India will urge the US to drop its controversial Immigration Bill, which could lead to imposition of heavy penalties on Indian IT companies recruiting a majority of non-Americans in their US operations.
Commerce and Industry Minister Anand Sharma who is scheduled to meet US Trade Representative Michael Froman and US Commerce Secretary Penny Pritzker this week in Washington, will also defend India's intellectual property regime, which is facing heat from American businesses and lawyers.
“The new US Immigration Bill is a big threat to the viability of Indian IT companies in the US.
“It will top the Commerce Minister’s agenda for discussion with US policy makers,” a Commerce Ministry official told Business Line .
The Commerce Department has examined the Bill and found parts of it, especially portions related to minimum salary threshold, to be in violation of provisions of the World Trade Organisation.
“The entire Bill violates the WTO policy of non-discrimination, as it is Indian IT firms that would largely get affected.
“But it would involve a lot of work to prove it,” another official said.
The Immigration Bill proposes restricting a company with over 15 per cent of its workforce on H-1B visas (work visas) from placing H-1B workers at the offices of their clients.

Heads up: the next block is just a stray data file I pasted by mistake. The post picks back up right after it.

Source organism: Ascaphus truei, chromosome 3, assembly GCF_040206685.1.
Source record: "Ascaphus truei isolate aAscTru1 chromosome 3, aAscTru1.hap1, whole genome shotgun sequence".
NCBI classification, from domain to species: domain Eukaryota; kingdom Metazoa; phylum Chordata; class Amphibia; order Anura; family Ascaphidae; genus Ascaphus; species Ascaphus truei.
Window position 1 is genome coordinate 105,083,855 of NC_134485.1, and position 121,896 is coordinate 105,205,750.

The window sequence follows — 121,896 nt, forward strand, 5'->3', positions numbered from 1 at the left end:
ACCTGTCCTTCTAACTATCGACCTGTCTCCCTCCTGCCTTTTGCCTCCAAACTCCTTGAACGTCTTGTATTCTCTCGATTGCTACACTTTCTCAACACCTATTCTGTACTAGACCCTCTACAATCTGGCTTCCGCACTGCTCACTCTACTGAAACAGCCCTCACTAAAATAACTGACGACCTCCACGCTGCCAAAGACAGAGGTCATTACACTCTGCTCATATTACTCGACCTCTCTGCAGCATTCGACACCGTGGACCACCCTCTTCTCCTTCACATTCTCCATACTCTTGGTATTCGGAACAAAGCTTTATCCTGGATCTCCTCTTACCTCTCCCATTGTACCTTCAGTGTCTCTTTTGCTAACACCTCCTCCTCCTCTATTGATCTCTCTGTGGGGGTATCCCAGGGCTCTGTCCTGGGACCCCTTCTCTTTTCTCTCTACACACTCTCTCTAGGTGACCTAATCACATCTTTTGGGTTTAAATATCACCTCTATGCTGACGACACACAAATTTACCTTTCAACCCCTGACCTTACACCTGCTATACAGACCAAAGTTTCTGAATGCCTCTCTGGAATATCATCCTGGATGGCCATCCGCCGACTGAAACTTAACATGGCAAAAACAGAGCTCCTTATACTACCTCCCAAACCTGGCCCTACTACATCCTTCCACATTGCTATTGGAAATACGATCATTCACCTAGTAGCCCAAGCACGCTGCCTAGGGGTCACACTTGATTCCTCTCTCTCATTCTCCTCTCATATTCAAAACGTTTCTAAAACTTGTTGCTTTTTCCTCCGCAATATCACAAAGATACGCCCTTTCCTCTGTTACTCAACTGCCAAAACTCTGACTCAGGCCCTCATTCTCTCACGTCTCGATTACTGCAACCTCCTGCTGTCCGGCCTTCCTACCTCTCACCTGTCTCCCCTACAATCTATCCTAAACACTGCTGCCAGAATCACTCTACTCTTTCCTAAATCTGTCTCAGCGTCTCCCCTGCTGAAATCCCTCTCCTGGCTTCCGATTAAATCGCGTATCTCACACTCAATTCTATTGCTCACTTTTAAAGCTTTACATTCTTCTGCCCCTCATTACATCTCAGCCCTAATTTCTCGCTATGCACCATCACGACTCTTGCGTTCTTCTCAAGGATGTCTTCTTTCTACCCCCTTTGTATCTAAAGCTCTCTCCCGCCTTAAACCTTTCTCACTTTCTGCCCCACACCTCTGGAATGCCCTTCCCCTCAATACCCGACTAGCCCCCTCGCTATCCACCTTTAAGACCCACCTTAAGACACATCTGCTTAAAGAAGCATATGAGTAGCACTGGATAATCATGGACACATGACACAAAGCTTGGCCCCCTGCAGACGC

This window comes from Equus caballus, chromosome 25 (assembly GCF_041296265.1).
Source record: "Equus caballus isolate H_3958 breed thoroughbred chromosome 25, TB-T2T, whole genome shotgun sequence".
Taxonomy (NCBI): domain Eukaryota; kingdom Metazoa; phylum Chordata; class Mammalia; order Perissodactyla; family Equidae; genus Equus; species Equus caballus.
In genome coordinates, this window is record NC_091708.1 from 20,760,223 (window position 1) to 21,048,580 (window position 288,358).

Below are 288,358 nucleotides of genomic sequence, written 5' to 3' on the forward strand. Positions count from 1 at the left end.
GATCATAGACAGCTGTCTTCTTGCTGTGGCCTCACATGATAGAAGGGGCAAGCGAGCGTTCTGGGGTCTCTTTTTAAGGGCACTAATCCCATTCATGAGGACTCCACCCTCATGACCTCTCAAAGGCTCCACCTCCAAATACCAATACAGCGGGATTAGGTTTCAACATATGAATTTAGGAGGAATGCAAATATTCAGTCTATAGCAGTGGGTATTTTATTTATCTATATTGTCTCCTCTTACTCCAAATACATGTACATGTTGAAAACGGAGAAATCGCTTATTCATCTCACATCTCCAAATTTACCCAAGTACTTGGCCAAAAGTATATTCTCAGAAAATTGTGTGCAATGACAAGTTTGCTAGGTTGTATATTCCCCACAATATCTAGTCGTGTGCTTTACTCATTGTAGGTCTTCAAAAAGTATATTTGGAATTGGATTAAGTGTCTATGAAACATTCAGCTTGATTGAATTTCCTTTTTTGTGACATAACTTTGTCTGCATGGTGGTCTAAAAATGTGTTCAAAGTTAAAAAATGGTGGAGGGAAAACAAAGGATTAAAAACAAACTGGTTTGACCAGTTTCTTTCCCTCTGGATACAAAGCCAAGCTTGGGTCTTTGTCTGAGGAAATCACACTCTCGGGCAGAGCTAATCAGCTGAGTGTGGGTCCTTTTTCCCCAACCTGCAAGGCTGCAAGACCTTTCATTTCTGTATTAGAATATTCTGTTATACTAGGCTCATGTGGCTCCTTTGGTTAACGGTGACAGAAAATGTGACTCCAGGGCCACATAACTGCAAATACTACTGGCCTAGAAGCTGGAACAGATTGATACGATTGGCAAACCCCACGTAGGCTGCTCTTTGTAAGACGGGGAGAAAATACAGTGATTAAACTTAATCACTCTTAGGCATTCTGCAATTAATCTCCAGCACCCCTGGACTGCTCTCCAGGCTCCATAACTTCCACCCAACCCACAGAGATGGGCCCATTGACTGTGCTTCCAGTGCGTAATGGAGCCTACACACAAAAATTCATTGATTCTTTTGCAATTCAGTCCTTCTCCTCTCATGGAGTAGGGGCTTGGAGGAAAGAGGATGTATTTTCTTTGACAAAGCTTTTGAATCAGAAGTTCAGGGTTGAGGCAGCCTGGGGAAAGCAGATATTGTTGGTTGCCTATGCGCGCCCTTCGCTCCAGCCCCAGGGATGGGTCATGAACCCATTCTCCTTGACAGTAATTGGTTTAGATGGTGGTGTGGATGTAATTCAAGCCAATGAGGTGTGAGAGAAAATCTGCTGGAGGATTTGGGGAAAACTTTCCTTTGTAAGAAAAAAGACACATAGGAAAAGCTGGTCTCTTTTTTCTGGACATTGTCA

Further, companies hiring more than half its workers on H-1B would be barred from applying for more visas from 2016 or pay a steep fee of $10,000 per visa.
Indian IT companies such as TCS, Infosys and Wipro that are likely to get immediately affected if the Bill becomes law, although the legislation does not directly impact Indian companies.
Indian IT industry body Nasscom and the US-India Business Council are already lobbying in the US Congress to garner support against the Bill which, they say, would also hit the US economy, as a large number of Fortune 500 companies had also started adopting the Indian model of recruitment.
Sharma is also ready to defend India’s intellectual property regime and local sourcing norms that have been facing heavy criticism from US businesses and lawyer bodies.
The industry in the US, especially the pharma lobby, has been claiming that India’s IP regime had become more challenging after the Government issued a compulsory licence to a generic manufacturer for producing a cancer drug patented by German company Bayer at a fraction of the original price.
“India has been in strict compliance with global trade rules. We cannot be faulted on that. We have to ensure availability of cheap essential medicines for our people,” the official said.
Sharma, during his four-day visit beginning on Thursday, will also meet CEOs of top US companies in Washington, New York and Chicago.